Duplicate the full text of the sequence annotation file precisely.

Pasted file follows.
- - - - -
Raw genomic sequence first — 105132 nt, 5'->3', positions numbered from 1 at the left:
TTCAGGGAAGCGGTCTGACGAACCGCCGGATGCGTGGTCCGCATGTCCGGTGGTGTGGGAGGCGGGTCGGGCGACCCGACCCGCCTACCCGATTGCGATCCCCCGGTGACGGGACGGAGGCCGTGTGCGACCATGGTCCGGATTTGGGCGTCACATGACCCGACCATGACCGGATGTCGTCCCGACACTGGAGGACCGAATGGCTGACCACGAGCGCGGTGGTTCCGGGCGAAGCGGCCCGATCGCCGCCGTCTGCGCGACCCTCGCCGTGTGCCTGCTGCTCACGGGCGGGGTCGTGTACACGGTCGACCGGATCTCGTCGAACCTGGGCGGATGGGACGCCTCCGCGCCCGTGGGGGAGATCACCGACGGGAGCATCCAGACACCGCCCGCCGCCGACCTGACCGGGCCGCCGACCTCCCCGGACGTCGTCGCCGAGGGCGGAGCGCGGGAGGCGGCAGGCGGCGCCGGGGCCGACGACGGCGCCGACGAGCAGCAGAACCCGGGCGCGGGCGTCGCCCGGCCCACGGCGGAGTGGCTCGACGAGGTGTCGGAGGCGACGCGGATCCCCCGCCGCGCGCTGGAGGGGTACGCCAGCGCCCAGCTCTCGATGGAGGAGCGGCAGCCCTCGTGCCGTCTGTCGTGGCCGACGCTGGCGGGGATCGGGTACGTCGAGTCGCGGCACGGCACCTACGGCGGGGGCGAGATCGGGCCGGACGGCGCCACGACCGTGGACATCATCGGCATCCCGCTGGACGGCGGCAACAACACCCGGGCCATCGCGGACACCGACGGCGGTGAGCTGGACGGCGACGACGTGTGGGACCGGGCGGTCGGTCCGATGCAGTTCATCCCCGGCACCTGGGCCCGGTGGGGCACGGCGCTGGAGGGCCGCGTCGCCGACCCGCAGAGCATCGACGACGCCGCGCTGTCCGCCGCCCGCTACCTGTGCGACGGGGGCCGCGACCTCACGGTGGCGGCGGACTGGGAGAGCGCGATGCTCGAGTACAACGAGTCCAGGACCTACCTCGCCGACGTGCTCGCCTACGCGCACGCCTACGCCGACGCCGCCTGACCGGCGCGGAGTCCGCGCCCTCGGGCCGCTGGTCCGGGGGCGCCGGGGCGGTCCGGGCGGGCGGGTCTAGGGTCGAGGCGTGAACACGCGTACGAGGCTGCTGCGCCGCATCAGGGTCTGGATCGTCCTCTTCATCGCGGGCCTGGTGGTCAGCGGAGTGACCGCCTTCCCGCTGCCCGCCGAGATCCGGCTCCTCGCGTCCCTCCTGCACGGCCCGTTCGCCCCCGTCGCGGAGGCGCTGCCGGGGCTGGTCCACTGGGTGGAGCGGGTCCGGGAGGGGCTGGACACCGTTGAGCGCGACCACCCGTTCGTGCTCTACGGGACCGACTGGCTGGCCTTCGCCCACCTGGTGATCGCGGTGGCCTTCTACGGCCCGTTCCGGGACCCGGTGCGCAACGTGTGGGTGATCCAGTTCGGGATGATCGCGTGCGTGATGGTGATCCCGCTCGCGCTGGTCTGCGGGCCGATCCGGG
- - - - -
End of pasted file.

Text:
Raw genomic sequence first — 105132 nt, 5'->3', positions numbered from 1 at the left:
TTCAGGGAAGCGGTCTGACGAACCGCCGGATGCGTGGTCCGCATGTCCGGTGGTGTGGGAGGCGGGTCGGGCGACCCGACCCGCCTACCCGATTGCGATCCCCCGGTGACGGGACGGAGGCCGTGTGCGACCATGGTCCGGATTTGGGCGTCACATGACCCGACCATGACCGGATGTCGTCCCGACACTGGAGGACCGAATGGCTGACCACGAGCGCGGTGGTTCCGGGCGAAGCGGCCCGATCGCCGCCGTCTGCGCGACCCTCGCCGTGTGCCTGCTGCTCACGGGCGGGGTCGTGTACACGGTCGACCGGATCTCGTCGAACCTGGGCGGATGGGACGCCTCCGCGCCCGTGGGGGAGATCACCGACGGGAGCATCCAGACACCGCCCGCCGCCGACCTGACCGGGCCGCCGACCTCCCCGGACGTCGTCGCCGAGGGCGGAGCGCGGGAGGCGGCAGGCGGCGCCGGGGCCGACGACGGCGCCGACGAGCAGCAGAACCCGGGCGCGGGCGTCGCCCGGCCCACGGCGGAGTGGCTCGACGAGGTGTCGGAGGCGACGCGGATCCCCCGCCGCGCGCTGGAGGGGTACGCCAGCGCCCAGCTCTCGATGGAGGAGCGGCAGCCCTCGTGCCGTCTGTCGTGGCCGACGCTGGCGGGGATCGGGTACGTCGAGTCGCGGCACGGCACCTACGGCGGGGGCGAGATCGGGCCGGACGGCGCCACGACCGTGGACATCATCGGCATCCCGCTGGACGGCGGCAACAACACCCGGGCCATCGCGGACACCGACGGCGGTGAGCTGGACGGCGACGACGTGTGGGACCGGGCGGTCGGTCCGATGCAGTTCATCCCCGGCACCTGGGCCCGGTGGGGCACGGCGCTGGAGGGCCGCGTCGCCGACCCGCAGAGCATCGACGACGCCGCGCTGTCCGCCGCCCGCTACCTGTGCGACGGGGGCCGCGACCTCACGGTGGCGGCGGACTGGGAGAGCGCGATGCTCGAGTACAACGAGTCCAGGACCTACCTCGCCGACGTGCTCGCCTACGCGCACGCCTACGCCGACGCCGCCTGACCGGCGCGGAGTCCGCGCCCTCGGGCCGCTGGTCCGGGGGCGCCGGGGCGGTCCGGGCGGGCGGGTCTAGGGTCGAGGCGTGAACACGCGTACGAGGCTGCTGCGCCGCATCAGGGTCTGGATCGTCCTCTTCATCGCGGGCCTGGTGGTCAGCGGAGTGACCGCCTTCCCGCTGCCCGCCGAGATCCGGCTCCTCGCGTCCCTCCTGCACGGCCCGTTCGCCCCCGTCGCGGAGGCGCTGCCGGGGCTGGTCCACTGGGTGGAGCGGGTCCGGGAGGGGCTGGACACCGTTGAGCGCGACCACCCGTTCGTGCTCTACGGGACCGACTGGCTGGCCTTCGCCCACCTGGTGATCGCGGTGGCCTTCTACGGCCCGTTCCGGGACCCGGTGCGCAACGTGTGGGTGATCCAGTTCGGGATGATCGCGTGCGTGATGGTGATCCCGCTCGCGCTGGTCTGCGGGCCGATCCGGG